MR. BRENT INFORMS ME: in a letter to Madison on 31 Aug., Daniel Brent noted that he had sent TJ copies and extracts from correspondence of William Eaton and Stephen Cathalan, Jr. (Madison, Papers, Sec. of State Ser. description begins William T. Hutchinson, Robert A. Rutland, J. C. A. Stagg, and others, eds., The Papers of James Madison, Chicago and Charlottesville, 1962–, 33 vols. Sec. of State Ser., 1986–, 9 vols.; Pres. Ser., 1984–, 6 vols.; Ret. Ser., 2009–, 1 vol. description ends , 3:529). EATON’S LETTER to Madison, begun at Tunis on 25 May, reported that Eaton had been summoned to the palace for a meeting with Yusuf Sahib-at-Taba, the master of the seal and prime minister, who conveyed an offer from Hammuda, the bey of Tunis, to serve as mediator between the United States and Tripoli. Eaton stated that he was “not vested with powers to negociate” terms to end the war, but was confident that Tripoli would need to “make suitable retractions for the insult offered our flag, and reasonable indemnities for the expense resulting from it.” When the prime minister argued persistently that the United States should give the bey of Tripoli “a small voluntary present” because it was customary to do so and because such an offering would cost the United States less than the expenses of continuing the war and protecting American shipping, Eaton replied that the United States “never supposed our commerce in this sea more secure than at present.” Tripoli, he declared, “has forfieted her title of Friend” and should not expect presents. According to Eaton’s report of the conversation, he told the Tunisian official that Americans “have no inducements whatever to desire a war with any nation on earth,” but if Tripoli insisted on “dishonorable” terms for peace, “four or five years of warfare with that State, will be but a pastime to our young warriors.” Eaton’s dispatch was enclosed in one to Madison from Cathalan at Marseilles (same, 258–61, 300; Kenneth J. Perkins, Historical Dictionary of Tunisia [Metuchen, N.J., 1989], 119).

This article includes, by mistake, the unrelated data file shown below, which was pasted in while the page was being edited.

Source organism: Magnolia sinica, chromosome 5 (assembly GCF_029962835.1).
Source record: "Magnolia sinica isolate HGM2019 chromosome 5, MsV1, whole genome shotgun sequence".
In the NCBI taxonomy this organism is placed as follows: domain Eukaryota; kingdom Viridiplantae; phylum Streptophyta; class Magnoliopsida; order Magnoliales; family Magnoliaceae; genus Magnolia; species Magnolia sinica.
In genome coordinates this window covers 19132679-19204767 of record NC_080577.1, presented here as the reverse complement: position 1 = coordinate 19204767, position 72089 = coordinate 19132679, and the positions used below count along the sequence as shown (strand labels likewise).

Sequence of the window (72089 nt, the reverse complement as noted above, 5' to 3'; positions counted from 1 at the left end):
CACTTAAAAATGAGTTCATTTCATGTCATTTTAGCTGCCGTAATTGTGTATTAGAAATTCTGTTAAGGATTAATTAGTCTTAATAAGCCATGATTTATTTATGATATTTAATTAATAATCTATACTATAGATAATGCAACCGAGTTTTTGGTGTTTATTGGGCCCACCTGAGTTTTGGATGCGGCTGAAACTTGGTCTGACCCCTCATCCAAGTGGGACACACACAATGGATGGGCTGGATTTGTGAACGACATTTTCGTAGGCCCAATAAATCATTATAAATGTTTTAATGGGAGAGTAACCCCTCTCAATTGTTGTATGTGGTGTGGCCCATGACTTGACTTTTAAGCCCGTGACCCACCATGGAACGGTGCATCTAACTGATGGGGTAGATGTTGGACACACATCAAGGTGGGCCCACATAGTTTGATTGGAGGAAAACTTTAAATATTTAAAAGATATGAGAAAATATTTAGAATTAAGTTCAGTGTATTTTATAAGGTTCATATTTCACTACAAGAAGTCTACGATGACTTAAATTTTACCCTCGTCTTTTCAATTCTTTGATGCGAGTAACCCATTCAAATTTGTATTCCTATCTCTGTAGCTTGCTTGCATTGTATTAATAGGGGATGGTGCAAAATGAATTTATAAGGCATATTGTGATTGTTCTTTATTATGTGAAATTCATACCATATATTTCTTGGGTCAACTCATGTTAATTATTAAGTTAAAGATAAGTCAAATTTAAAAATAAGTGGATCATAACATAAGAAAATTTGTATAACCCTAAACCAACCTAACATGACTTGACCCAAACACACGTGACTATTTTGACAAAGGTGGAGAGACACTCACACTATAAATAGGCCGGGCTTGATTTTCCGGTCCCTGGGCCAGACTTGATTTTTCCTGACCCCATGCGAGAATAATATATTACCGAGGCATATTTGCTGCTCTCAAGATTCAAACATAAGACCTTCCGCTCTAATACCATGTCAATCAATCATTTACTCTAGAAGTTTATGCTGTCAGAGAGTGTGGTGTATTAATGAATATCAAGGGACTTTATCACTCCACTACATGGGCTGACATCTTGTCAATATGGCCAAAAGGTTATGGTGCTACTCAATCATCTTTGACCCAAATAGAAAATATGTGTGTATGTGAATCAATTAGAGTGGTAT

COMMUNICATIONS OF THE FORMER: in his letter to Madison, Eaton also stated: “I am partial to my original plan of restoring the rightful Bashaw.” Since March 1802, Eaton had been promoting a plan to displace Yusuf Qaramanli as bey of Tripoli in favor of Yusuf’s brother Ahmad. Eaton enlisted the aid of James L. Cathcart and Yusuf Sahib-at-Taba, and, meeting with Ahmad in Tunis, discouraged him from returning to Tripoli and falling under his brother’s control. Eaton endeavored to keep Ahmad within the reach of the U.S. Navy and informed Cathcart on 21 May: “Lieutenant Sterret assures me that seven days ago the Bashaw Ciddi Mohammed”—that is, Ahmad—”was at Malta waiting the arrival of our Squadron—Captain McNeill signifies to me by letter of the 17th Inst, that this is by arrangement between them.” In September, Daniel Brent sent TJ an extract from Eaton’s letter to Cathcart that contained those statements about Ahmad and this news: “It is favorable to us here that the Captures of Tunisian merchant-men Complained of, have all been done by the Swedes—This Circumstance relieves me from incalculable perplexities with this Govt.” (RC in DLC, unsigned, in Brent’s hand, at head of text: “Extract of a letter from Wm Eaton to James Leander Cathcart, dated May 21st 1802,” endorsed by TJ as received from the State Department on 19 Sep. and “extract Eaton’s lre,” not recorded in SJL; Madison, Papers, Sec. of State Ser. description begins William T. Hutchinson, Robert A. Rutland, J. C. A. Stagg, and others, eds., The Papers of James Madison, Chicago and Charlottesville, 1962–, 33 vols. Sec. of State Ser., 1986–, 9 vols.; Pres. Ser., 1984–, 6 vols.; Ret. Ser., 2009–, 1 vol. description ends , 3:5n, 45, 260, 519; NDBW description begins Dudley W. Knox, ed., Naval Documents Related to the United States Wars with the Barbary Powers, Washington, D.C., 1939–44, 6 vols. and Register of Officer Personnel and Ships’ Data, 1801–1807, Washington, D.C., 1945 description ends , 2:97, 111–12, 239).